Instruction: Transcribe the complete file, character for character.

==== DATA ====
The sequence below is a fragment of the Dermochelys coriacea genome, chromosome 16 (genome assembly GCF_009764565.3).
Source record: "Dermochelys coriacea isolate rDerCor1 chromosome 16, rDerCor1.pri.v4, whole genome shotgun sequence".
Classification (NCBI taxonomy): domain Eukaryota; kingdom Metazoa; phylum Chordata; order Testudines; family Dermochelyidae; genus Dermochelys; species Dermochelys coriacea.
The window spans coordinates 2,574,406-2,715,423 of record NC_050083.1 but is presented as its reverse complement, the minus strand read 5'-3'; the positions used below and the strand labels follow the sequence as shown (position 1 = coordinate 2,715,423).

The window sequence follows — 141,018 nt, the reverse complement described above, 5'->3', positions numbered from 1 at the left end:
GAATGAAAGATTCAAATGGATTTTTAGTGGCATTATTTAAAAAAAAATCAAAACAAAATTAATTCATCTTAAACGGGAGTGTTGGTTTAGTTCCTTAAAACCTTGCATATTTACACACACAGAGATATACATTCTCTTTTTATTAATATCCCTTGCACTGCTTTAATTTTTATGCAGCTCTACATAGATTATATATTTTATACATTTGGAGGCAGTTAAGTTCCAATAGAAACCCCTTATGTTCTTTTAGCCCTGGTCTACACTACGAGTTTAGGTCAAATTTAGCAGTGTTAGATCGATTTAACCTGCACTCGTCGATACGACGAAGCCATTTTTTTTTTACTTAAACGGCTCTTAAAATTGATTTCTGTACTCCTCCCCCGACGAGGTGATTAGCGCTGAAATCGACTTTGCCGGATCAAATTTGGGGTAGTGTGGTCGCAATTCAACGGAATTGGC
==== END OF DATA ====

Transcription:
The sequence below is a fragment of the Dermochelys coriacea genome, chromosome 16 (genome assembly GCF_009764565.3).
Source record: "Dermochelys coriacea isolate rDerCor1 chromosome 16, rDerCor1.pri.v4, whole genome shotgun sequence".
Classification (NCBI taxonomy): domain Eukaryota; kingdom Metazoa; phylum Chordata; order Testudines; family Dermochelyidae; genus Dermochelys; species Dermochelys coriacea.
The window spans coordinates 2,574,406-2,715,423 of record NC_050083.1 but is presented as its reverse complement, the minus strand read 5'-3'; the positions used below and the strand labels follow the sequence as shown (position 1 = coordinate 2,715,423).

The window sequence follows — 141,018 nt, the reverse complement described above, 5'->3', positions numbered from 1 at the left end:
GAATGAAAGATTCAAATGGATTTTTAGTGGCATTATTTAAAAAAAAATCAAAACAAAATTAATTCATCTTAAACGGGAGTGTTGGTTTAGTTCCTTAAAACCTTGCATATTTACACACACAGAGATATACATTCTCTTTTTATTAATATCCCTTGCACTGCTTTAATTTTTATGCAGCTCTACATAGATTATATATTTTATACATTTGGAGGCAGTTAAGTTCCAATAGAAACCCCTTATGTTCTTTTAGCCCTGGTCTACACTACGAGTTTAGGTCAAATTTAGCAGTGTTAGATCGATTTAACCTGCACTCGTCGATACGACGAAGCCATTTTTTTTTTACTTAAACGGCTCTTAAAATTGATTTCTGTACTCCTCCCCCGACGAGGTGATTAGCGCTGAAATCGACTTTGCCGGATCAAATTTGGGGTAGTGTGGTCGCAATTCAACGGAATTGGC